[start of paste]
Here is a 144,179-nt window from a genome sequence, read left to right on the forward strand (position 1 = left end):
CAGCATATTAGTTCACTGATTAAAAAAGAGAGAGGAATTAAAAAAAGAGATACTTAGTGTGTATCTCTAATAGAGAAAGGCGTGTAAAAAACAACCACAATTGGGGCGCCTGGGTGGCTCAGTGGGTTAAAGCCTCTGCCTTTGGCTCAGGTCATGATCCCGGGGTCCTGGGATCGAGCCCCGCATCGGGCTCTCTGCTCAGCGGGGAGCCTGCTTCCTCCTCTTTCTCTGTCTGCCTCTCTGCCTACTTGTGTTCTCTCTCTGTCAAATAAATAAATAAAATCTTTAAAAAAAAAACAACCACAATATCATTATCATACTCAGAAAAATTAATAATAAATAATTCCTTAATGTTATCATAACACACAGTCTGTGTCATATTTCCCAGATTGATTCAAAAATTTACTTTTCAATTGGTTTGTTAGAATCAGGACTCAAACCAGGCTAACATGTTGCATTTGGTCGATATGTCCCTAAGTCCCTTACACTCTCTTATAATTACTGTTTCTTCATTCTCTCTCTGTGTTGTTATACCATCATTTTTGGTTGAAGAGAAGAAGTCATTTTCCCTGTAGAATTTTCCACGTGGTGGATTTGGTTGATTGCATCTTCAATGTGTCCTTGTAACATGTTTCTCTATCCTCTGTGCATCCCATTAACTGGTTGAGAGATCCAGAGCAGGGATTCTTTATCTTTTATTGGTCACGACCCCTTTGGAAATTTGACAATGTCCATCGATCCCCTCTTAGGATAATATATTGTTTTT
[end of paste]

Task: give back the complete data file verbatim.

Here is a 144,179-nt window from a genome sequence, read left to right on the forward strand (position 1 = left end):
CAGCATATTAGTTCACTGATTAAAAAAGAGAGAGGAATTAAAAAAAGAGATACTTAGTGTGTATCTCTAATAGAGAAAGGCGTGTAAAAAACAACCACAATTGGGGCGCCTGGGTGGCTCAGTGGGTTAAAGCCTCTGCCTTTGGCTCAGGTCATGATCCCGGGGTCCTGGGATCGAGCCCCGCATCGGGCTCTCTGCTCAGCGGGGAGCCTGCTTCCTCCTCTTTCTCTGTCTGCCTCTCTGCCTACTTGTGTTCTCTCTCTGTCAAATAAATAAATAAAATCTTTAAAAAAAAAACAACCACAATATCATTATCATACTCAGAAAAATTAATAATAAATAATTCCTTAATGTTATCATAACACACAGTCTGTGTCATATTTCCCAGATTGATTCAAAAATTTACTTTTCAATTGGTTTGTTAGAATCAGGACTCAAACCAGGCTAACATGTTGCATTTGGTCGATATGTCCCTAAGTCCCTTACACTCTCTTATAATTACTGTTTCTTCATTCTCTCTCTGTGTTGTTATACCATCATTTTTGGTTGAAGAGAAGAAGTCATTTTCCCTGTAGAATTTTCCACGTGGTGGATTTGGTTGATTGCATCTTCAATGTGTCCTTGTAACATGTTTCTCTATCCTCTGTGCATCCCATTAACTGGTTGAGAGATCCAGAGCAGGGATTCTTTATCTTTTATTGGTCACGACCCCTTTGGAAATTTGACAATGTCCATCGATCCCCTCTTAGGATAATATATTGTTTTT